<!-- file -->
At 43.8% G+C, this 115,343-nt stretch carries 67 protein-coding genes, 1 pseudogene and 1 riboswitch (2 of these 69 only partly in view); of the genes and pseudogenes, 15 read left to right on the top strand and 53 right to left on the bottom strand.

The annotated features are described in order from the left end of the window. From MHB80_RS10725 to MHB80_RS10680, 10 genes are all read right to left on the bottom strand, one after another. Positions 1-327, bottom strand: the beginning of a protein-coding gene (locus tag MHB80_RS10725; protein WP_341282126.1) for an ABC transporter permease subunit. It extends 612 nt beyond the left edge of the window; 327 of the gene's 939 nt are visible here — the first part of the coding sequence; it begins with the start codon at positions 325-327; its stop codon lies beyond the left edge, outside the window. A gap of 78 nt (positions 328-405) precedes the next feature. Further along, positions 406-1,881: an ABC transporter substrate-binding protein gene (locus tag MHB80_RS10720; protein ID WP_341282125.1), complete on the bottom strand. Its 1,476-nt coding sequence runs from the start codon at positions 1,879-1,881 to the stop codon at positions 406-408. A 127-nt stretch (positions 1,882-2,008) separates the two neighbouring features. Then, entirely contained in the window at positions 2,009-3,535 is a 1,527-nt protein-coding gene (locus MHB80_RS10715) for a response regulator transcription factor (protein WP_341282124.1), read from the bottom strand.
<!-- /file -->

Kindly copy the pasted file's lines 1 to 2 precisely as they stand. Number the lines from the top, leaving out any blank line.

At 43.8% G+C, this 115,343-nt stretch carries 67 protein-coding genes, 1 pseudogene and 1 riboswitch (2 of these 69 only partly in view); of the genes and pseudogenes, 15 read left to right on the top strand and 53 right to left on the bottom strand.

The annotated features are described in order from the left end of the window. From MHB80_RS10725 to MHB80_RS10680, 10 genes are all read right to left on the bottom strand, one after another. Positions 1-327, bottom strand: the beginning of a protein-coding gene (locus tag MHB80_RS10725; protein WP_341282126.1) for an ABC transporter permease subunit. It extends 612 nt beyond the left edge of the window; 327 of the gene's 939 nt are visible here — the first part of the coding sequence; it begins with the start codon at positions 325-327; its stop codon lies beyond the left edge, outside the window. A gap of 78 nt (positions 328-405) precedes the next feature. Further along, positions 406-1,881: an ABC transporter substrate-binding protein gene (locus tag MHB80_RS10720; protein ID WP_341282125.1), complete on the bottom strand. Its 1,476-nt coding sequence runs from the start codon at positions 1,879-1,881 to the stop codon at positions 406-408. A 127-nt stretch (positions 1,882-2,008) separates the two neighbouring features. Then, entirely contained in the window at positions 2,009-3,535 is a 1,527-nt protein-coding gene (locus MHB80_RS10715) for a response regulator transcription factor (protein WP_341282124.1), read from the bottom strand.